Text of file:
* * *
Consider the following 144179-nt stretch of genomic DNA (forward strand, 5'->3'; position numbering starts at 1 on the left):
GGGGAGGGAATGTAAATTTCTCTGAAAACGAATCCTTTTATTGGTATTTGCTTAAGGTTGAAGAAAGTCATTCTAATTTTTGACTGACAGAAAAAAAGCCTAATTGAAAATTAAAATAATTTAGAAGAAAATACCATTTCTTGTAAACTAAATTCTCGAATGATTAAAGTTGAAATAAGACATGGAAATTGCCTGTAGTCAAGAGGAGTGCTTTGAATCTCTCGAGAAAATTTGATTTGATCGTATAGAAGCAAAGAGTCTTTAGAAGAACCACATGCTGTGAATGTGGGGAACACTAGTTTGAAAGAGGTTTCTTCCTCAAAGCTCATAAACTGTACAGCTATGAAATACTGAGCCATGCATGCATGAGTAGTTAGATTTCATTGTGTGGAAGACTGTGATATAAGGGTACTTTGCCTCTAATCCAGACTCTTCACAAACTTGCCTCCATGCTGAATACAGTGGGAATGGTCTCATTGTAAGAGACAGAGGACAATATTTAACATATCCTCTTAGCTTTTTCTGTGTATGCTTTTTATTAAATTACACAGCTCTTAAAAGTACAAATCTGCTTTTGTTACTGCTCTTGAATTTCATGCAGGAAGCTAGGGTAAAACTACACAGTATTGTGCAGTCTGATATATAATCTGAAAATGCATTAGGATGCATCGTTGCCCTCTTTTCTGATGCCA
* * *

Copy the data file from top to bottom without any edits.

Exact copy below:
Consider the following 144179-nt stretch of genomic DNA (forward strand, 5'->3'; position numbering starts at 1 on the left):
GGGGAGGGAATGTAAATTTCTCTGAAAACGAATCCTTTTATTGGTATTTGCTTAAGGTTGAAGAAAGTCATTCTAATTTTTGACTGACAGAAAAAAAGCCTAATTGAAAATTAAAATAATTTAGAAGAAAATACCATTTCTTGTAAACTAAATTCTCGAATGATTAAAGTTGAAATAAGACATGGAAATTGCCTGTAGTCAAGAGGAGTGCTTTGAATCTCTCGAGAAAATTTGATTTGATCGTATAGAAGCAAAGAGTCTTTAGAAGAACCACATGCTGTGAATGTGGGGAACACTAGTTTGAAAGAGGTTTCTTCCTCAAAGCTCATAAACTGTACAGCTATGAAATACTGAGCCATGCATGCATGAGTAGTTAGATTTCATTGTGTGGAAGACTGTGATATAAGGGTACTTTGCCTCTAATCCAGACTCTTCACAAACTTGCCTCCATGCTGAATACAGTGGGAATGGTCTCATTGTAAGAGACAGAGGACAATATTTAACATATCCTCTTAGCTTTTTCTGTGTATGCTTTTTATTAAATTACACAGCTCTTAAAAGTACAAATCTGCTTTTGTTACTGCTCTTGAATTTCATGCAGGAAGCTAGGGTAAAACTACACAGTATTGTGCAGTCTGATATATAATCTGAAAATGCATTAGGATGCATCGTTGCCCTCTTTTCTGATGCCA